Posted by Austin Fossey
We have discussed aspects of report design in previous posts, but I was recently asked whether an assessment report should report just one thing or multiple pieces of information. My response is that it depends on the intended use of the assessment results, but in general, I find that a reporting tool is more useful for a stakeholder if it can report multiple things at once.
This is not to say that more data are always better. A report that is cluttered or that has too much information will be difficult to interpret, and users may not be able to fish out the data they need from the display. Many researchers recommend keeping simple, clean layouts for reports while efficiently displaying relevant information to the user (e.g., Goodman & Hambleton, 2004; Wainer, 1984).
But what information is relevant? Again, it will depend on the user and the use case for the assessment, but consider the types of data we have for an assessment. We have information about the participants, information about the administration, information about the content, and information about performance (e.g., scores). These data dimensions can each provide different paths of inquiry for someone making inferences about the assessment results.
There are times when we may only care about one facet of this datascape, but these data provide context for each other, and understanding that context provides a richer interpretation.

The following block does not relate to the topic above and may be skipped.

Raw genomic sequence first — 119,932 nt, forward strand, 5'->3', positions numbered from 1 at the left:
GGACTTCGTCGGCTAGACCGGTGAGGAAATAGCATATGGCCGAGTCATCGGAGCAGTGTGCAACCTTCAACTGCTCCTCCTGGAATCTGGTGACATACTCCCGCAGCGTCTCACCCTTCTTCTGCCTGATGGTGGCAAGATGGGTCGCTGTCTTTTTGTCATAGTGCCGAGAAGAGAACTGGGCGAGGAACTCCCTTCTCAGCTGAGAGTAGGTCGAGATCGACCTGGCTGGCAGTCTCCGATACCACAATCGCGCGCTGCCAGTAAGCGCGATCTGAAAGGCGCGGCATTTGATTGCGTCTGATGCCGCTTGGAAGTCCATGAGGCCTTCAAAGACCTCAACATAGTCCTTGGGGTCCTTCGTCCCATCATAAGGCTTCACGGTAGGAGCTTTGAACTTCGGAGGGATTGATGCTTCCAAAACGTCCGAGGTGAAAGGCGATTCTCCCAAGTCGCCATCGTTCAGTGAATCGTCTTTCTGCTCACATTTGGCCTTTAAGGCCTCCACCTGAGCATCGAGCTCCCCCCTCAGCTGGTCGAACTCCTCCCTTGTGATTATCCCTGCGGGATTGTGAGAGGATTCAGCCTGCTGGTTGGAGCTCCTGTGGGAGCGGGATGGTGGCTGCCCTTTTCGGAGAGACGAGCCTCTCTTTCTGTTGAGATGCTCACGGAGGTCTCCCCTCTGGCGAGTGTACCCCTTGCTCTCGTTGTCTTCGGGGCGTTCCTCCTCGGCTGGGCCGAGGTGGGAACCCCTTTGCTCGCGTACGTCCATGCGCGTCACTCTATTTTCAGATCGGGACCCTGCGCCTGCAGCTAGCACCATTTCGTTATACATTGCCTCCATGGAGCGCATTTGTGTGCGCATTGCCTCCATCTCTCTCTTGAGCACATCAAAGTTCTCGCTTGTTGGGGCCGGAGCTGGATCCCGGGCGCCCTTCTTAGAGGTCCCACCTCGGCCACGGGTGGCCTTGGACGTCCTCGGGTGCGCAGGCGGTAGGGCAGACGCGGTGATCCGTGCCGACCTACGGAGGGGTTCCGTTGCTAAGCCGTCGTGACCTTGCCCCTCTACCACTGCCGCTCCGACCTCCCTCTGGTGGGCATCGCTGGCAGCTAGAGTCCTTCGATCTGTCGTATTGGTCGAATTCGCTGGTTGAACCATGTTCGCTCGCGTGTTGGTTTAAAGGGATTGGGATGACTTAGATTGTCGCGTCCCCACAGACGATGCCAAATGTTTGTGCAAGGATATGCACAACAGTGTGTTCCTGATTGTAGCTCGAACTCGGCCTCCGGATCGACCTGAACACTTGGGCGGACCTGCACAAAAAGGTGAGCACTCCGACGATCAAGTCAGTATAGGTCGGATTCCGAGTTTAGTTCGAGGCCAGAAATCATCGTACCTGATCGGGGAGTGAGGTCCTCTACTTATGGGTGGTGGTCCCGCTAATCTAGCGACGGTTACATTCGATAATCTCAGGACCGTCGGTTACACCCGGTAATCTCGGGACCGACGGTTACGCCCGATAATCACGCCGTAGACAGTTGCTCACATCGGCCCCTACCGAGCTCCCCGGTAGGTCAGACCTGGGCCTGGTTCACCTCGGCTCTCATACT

Hattie (2009) recommended that a report should have a major theme; that theme should be emphasized with between five to nine “chunks” of information. He also recommended
that the user have control of the report to be able to explore the data as desired.
Consider the Questionmark Analytics Score List Report: Assessment Results View. The major theme for the report is to communicate the scores of multiple participants. The report arguably contains five primary chunks of information: aggregate scores for groups of participants, aggregate score bands for groups of participants, scores for individual participants, score bands for individual participants, and information about the administration of the assessment to individual participants.
Through design elements and onscreen tools that give the user the ability to explore the data, this report with five chunks of information can provide context for each participant’s score. The user can sort participants to find the high- and low-performing participants, compare a participant to the entire sample of participants, or compare the participant to their group’s performance. The user can also compare the performance of groups of participants to see if certain groups are performing better than others.
Online reporting also makes it easy to let users navigate between related reports, thus expanding the power of the reporting system. In the Score List Report, the user can quickly jump from Assessment Results to Topic Results or Item Results to make comparisons at different levels of the content. Similar functionality exists in the Questionmark Analytics Item Analysis Report, which allows the user to navigate directly from a Summary View comparing item statistics for different items to an Item Detail view that provides a more granular look at item performance through interpretive text and an option analysis table.
Posted by Austin Fossey